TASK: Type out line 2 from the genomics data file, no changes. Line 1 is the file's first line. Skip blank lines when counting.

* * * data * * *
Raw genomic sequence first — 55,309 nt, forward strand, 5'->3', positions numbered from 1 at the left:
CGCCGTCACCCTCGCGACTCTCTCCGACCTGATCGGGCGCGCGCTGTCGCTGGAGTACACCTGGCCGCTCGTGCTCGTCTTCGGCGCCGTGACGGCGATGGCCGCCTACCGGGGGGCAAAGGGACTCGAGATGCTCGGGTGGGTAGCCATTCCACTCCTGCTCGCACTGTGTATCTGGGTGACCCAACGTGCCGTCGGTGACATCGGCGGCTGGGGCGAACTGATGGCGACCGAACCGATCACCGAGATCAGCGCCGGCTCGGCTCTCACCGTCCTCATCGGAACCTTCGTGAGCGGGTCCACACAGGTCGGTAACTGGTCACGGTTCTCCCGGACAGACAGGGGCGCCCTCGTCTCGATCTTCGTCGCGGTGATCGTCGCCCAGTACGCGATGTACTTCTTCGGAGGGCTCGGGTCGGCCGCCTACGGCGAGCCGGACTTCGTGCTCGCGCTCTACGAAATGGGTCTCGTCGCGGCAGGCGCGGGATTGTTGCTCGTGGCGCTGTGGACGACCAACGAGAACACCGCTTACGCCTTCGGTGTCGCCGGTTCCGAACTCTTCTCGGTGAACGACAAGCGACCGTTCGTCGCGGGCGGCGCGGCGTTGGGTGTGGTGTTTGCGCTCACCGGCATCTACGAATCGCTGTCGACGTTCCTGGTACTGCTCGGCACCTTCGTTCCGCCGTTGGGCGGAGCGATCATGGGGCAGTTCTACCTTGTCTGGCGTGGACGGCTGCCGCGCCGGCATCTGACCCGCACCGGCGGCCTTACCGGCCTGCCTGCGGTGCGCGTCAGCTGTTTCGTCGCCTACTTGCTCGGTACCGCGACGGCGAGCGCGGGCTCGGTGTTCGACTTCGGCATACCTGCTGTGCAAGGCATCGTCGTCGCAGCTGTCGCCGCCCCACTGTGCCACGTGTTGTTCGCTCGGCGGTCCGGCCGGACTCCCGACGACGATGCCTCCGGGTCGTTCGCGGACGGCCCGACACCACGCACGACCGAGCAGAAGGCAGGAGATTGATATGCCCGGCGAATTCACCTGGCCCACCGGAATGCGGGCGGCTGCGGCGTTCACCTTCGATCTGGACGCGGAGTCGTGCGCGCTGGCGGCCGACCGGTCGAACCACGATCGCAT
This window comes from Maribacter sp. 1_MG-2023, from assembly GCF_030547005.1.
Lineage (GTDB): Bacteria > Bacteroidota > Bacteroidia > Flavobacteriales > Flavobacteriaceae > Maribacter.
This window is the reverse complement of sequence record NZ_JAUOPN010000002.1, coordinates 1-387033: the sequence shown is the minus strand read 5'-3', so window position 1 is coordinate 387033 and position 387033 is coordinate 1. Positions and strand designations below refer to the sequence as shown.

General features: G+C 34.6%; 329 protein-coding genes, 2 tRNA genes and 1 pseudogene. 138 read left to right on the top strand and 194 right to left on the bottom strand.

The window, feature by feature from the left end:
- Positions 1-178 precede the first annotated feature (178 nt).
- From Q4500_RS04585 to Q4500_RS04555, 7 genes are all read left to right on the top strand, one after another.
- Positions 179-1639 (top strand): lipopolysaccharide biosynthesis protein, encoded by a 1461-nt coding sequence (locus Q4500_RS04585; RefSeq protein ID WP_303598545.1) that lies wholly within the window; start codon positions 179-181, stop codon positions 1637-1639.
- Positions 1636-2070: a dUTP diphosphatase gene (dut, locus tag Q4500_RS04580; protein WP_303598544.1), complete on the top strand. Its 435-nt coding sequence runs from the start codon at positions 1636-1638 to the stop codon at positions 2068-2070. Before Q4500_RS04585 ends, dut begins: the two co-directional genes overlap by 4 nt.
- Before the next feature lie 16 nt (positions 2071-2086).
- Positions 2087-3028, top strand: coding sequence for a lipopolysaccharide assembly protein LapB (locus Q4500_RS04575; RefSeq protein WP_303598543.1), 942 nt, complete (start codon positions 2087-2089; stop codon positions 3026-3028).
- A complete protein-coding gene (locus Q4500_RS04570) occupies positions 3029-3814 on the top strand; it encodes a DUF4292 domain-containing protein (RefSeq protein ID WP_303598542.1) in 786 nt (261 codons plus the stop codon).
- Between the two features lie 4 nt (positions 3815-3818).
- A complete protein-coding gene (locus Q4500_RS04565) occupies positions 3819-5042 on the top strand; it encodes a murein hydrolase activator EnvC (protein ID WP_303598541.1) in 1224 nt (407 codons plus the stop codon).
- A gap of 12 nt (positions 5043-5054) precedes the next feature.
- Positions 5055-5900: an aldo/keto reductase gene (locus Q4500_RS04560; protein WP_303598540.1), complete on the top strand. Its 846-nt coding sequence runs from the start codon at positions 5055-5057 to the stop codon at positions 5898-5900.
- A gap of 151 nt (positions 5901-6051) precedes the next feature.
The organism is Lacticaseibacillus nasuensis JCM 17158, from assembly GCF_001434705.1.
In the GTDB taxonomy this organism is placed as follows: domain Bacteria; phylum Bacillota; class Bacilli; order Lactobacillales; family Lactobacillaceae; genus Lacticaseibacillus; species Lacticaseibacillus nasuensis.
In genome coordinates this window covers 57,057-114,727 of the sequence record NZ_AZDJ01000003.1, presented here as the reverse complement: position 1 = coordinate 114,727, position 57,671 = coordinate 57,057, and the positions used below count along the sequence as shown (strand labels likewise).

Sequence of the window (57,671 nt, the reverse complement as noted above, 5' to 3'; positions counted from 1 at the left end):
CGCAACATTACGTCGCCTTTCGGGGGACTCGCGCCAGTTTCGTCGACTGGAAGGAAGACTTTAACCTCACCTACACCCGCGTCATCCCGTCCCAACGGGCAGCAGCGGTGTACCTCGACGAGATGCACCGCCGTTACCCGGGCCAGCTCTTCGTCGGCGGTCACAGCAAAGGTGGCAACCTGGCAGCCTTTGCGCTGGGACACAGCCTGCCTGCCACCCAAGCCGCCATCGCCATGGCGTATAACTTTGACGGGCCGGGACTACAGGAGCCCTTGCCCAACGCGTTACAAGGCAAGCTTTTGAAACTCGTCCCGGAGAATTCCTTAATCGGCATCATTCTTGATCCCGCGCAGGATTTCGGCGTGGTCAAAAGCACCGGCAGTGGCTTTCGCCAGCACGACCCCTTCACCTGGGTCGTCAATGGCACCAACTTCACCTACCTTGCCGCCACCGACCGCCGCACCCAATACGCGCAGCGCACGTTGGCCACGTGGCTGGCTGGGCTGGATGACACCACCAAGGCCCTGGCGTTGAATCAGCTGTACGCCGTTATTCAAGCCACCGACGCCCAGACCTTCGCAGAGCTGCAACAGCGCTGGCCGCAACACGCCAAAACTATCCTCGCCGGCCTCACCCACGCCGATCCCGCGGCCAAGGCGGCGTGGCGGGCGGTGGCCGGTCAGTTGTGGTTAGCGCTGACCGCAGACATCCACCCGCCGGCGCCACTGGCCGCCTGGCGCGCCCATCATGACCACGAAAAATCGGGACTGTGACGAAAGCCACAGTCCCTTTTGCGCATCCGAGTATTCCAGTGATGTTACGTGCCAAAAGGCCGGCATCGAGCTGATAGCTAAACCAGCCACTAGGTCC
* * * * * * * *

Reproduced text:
CGCCGTCACCCTCGCGACTCTCTCCGACCTGATCGGGCGCGCGCTGTCGCTGGAGTACACCTGGCCGCTCGTGCTCGTCTTCGGCGCCGTGACGGCGATGGCCGCCTACCGGGGGGCAAAGGGACTCGAGATGCTCGGGTGGGTAGCCATTCCACTCCTGCTCGCACTGTGTATCTGGGTGACCCAACGTGCCGTCGGTGACATCGGCGGCTGGGGCGAACTGATGGCGACCGAACCGATCACCGAGATCAGCGCCGGCTCGGCTCTCACCGTCCTCATCGGAACCTTCGTGAGCGGGTCCACACAGGTCGGTAACTGGTCACGGTTCTCCCGGACAGACAGGGGCGCCCTCGTCTCGATCTTCGTCGCGGTGATCGTCGCCCAGTACGCGATGTACTTCTTCGGAGGGCTCGGGTCGGCCGCCTACGGCGAGCCGGACTTCGTGCTCGCGCTCTACGAAATGGGTCTCGTCGCGGCAGGCGCGGGATTGTTGCTCGTGGCGCTGTGGACGACCAACGAGAACACCGCTTACGCCTTCGGTGTCGCCGGTTCCGAACTCTTCTCGGTGAACGACAAGCGACCGTTCGTCGCGGGCGGCGCGGCGTTGGGTGTGGTGTTTGCGCTCACCGGCATCTACGAATCGCTGTCGACGTTCCTGGTACTGCTCGGCACCTTCGTTCCGCCGTTGGGCGGAGCGATCATGGGGCAGTTCTACCTTGTCTGGCGTGGACGGCTGCCGCGCCGGCATCTGACCCGCACCGGCGGCCTTACCGGCCTGCCTGCGGTGCGCGTCAGCTGTTTCGTCGCCTACTTGCTCGGTACCGCGACGGCGAGCGCGGGCTCGGTGTTCGACTTCGGCATACCTGCTGTGCAAGGCATCGTCGTCGCAGCTGTCGCCGCCCCACTGTGCCACGTGTTGTTCGCTCGGCGGTCCGGCCGGACTCCCGACGACGATGCCTCCGGGTCGTTCGCGGACGGCCCGACACCACGCACGACCGAGCAGAAGGCAGGAGATTGATATGCCCGGCGAATTCACCTGGCCCACCGGAATGCGGGCGGCTGCGGCGTTCACCTTCGATCTGGACGCGGAGTCGTGCGCGCTGGCGGCCGACCGGTCGAACCACGATCGCAT